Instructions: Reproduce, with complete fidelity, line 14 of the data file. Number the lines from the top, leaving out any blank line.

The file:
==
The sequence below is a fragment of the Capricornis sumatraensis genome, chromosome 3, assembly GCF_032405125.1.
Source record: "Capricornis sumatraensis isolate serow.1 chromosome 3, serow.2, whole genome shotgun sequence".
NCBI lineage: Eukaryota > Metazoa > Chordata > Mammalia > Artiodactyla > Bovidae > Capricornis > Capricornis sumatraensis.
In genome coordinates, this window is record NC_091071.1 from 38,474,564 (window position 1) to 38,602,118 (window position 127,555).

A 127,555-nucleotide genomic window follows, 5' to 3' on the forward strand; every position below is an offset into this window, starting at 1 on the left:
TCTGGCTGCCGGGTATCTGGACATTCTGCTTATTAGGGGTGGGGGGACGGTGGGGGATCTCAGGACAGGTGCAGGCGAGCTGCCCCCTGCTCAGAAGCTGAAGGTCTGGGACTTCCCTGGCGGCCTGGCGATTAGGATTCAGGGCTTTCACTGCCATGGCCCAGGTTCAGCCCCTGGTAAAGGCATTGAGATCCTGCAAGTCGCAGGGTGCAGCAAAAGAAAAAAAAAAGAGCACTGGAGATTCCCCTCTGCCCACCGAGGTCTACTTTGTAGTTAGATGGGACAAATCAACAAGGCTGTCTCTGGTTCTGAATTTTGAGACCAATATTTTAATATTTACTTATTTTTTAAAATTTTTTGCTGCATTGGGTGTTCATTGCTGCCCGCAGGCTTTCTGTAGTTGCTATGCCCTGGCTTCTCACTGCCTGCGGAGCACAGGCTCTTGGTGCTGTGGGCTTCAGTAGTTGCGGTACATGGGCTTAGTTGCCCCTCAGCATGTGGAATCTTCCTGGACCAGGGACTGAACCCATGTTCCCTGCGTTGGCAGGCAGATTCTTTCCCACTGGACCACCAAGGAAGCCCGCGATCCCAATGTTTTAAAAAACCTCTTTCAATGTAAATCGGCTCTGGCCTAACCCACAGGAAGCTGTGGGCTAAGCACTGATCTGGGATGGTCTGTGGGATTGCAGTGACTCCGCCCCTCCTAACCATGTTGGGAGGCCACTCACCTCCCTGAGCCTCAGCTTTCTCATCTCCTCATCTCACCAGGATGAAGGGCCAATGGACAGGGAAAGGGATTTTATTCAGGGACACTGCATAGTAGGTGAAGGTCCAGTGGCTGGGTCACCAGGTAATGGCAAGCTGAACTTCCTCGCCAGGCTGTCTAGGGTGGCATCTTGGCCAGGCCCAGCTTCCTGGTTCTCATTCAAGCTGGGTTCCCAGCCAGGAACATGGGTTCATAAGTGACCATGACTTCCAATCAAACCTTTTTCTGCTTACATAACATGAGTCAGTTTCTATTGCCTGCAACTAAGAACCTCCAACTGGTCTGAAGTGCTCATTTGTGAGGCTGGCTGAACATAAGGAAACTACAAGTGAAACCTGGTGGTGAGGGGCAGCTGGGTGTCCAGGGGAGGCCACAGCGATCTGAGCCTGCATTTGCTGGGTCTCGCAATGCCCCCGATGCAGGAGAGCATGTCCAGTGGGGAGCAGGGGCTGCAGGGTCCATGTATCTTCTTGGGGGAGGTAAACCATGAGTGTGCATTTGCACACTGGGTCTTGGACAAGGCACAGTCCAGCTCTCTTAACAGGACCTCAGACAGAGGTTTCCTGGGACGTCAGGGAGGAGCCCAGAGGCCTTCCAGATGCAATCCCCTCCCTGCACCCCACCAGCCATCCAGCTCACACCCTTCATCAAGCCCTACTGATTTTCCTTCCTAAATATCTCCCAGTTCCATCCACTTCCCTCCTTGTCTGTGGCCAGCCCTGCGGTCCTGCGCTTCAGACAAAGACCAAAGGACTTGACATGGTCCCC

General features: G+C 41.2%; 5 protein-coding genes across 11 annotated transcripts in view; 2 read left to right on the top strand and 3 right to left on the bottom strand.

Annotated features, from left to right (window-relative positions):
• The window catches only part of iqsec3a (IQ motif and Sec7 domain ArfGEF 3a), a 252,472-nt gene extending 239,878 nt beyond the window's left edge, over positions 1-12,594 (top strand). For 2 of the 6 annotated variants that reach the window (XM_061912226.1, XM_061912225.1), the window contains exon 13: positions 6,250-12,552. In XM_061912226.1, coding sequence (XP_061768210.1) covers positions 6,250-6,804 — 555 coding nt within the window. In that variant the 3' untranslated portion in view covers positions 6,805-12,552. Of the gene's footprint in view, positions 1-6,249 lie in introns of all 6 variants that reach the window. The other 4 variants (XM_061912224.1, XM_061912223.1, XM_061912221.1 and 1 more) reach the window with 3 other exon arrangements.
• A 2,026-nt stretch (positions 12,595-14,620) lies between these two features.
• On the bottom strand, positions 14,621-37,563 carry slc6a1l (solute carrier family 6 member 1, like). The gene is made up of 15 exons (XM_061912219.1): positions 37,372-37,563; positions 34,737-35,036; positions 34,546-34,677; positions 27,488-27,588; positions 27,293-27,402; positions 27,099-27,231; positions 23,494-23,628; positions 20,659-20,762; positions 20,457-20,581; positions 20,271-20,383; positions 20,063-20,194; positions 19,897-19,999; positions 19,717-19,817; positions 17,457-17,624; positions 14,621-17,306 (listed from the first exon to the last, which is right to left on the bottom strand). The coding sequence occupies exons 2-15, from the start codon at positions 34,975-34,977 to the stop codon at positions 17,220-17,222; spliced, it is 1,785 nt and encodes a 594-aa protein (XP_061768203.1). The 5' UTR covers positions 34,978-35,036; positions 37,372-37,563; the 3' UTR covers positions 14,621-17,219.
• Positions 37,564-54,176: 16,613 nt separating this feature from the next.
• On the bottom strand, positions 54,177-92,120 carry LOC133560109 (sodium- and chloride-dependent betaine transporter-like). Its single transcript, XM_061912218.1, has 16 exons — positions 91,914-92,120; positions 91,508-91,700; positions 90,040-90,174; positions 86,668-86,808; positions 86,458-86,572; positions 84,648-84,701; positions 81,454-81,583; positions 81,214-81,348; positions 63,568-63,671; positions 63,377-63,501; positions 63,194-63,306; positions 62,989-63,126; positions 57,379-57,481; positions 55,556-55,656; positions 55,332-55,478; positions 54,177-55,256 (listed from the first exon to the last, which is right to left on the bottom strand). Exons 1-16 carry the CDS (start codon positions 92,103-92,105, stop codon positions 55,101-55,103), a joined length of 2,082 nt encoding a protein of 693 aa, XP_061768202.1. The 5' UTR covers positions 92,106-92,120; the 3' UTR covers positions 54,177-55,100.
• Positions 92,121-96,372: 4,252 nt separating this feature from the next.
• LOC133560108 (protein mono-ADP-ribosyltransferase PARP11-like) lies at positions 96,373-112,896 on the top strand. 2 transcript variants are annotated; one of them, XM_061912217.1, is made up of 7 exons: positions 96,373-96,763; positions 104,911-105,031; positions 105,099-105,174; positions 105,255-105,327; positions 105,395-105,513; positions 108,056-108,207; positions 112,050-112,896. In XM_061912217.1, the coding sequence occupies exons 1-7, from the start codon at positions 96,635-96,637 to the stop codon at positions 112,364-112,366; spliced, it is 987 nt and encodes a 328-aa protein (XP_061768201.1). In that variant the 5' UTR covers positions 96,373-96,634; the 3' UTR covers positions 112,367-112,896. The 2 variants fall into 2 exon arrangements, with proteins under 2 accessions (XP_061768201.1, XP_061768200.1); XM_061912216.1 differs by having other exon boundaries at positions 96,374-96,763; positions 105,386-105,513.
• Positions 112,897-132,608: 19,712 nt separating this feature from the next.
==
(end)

• Positions 92,121-96,372: 4,252 nt separating this feature from the next.